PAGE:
Buy (almost) everything is back

Stock markets rise, US dollar dips

In a flashback to the future, US markets fully returned to work overnight and partied like it was 2020. Stock markets powered higher; the US dollar fell at the expense of risk-correlated currencies, US yields eased slightly, and industrial metals rose. Gold and cryptos both had positive days with only oil suffering, which we will discuss later.

There seems to have been a delayed reaction to Friday’s impressive Non-Farm Payrolls. The whole buy everything process being given another sugar rush by the US ISM Non-Manufacturing PMI blowing forecasts out of the water. Markit Services PMI had outperformed as it rose to 60.40, but the ISM data stole the show. Non-Manufacturing PMI for March rose to 63.70 versus 59.0 expected, as the US reaps the Covid-19 jabs in arms, stimulus cheques peace dividend faster than expected.

That was enough for the FOMO massive to click the buy buttons as fast as they could until their mouses blew up. Inflation never got a word in, but why let reality get in the way of a good story? It probably should have when the sub-indexes are looked at more closely. ISM Non-Manufacturing Prices rocketed to 74.0, Non-Manufacturing New Orders printed at 67.2 versus 53.0 expected. Non-Manufacturing Employment rose to 57.2, well above the 54.0 anticipated.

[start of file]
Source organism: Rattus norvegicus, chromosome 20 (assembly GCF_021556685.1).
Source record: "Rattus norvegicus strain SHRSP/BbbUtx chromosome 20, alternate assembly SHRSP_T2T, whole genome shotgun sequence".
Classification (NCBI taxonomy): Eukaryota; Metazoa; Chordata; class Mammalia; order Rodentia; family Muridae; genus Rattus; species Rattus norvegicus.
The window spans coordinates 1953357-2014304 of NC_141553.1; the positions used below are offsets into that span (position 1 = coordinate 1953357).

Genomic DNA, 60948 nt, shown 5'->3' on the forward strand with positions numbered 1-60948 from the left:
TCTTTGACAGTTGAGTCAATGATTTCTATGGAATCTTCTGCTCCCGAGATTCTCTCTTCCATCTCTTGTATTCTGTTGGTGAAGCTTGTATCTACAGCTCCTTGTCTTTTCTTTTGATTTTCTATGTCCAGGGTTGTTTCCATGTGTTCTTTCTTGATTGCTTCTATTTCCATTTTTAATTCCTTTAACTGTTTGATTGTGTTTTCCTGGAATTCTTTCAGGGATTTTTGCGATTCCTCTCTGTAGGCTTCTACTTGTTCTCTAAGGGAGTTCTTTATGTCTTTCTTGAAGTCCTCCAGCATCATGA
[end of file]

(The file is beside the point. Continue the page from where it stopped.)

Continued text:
That all looks potentially inflationary to me, although maybe markets will say the rise in US yields has “priced it in” in the spirit of keeping the narrative going. The most surprising thing to me from overnight was that US bond yields fell slightly. I will not argue with the US Covid-19 peace dividend, but the price action in currency and equity markets last week was very much wax on, wax off. I will wait for another session or two to see if the FONO-gnomes have a valid point and the world has changed, but the buy-everything trade could yet bite the hand that feeds it.

On a side-note, the Wall Street Journal reports that someone called the US Senate’s nonpartisan parliamentarian has ruled that the Senate Democrats can, once again, use the reconciliation process to move the Biden infrastructure package through the Senate by piece. This is important because it circumvents the 60-vote requirement and the filibuster. The Democrats used reconciliation to pass the last stimulus package, and my understanding is that reconciliation is only customarily granted once per year. So, the Biden USD2.30 trillion New Deal will now proceed forward. The process will be complex, but it just got a lot less complex. Did someone mention inflation?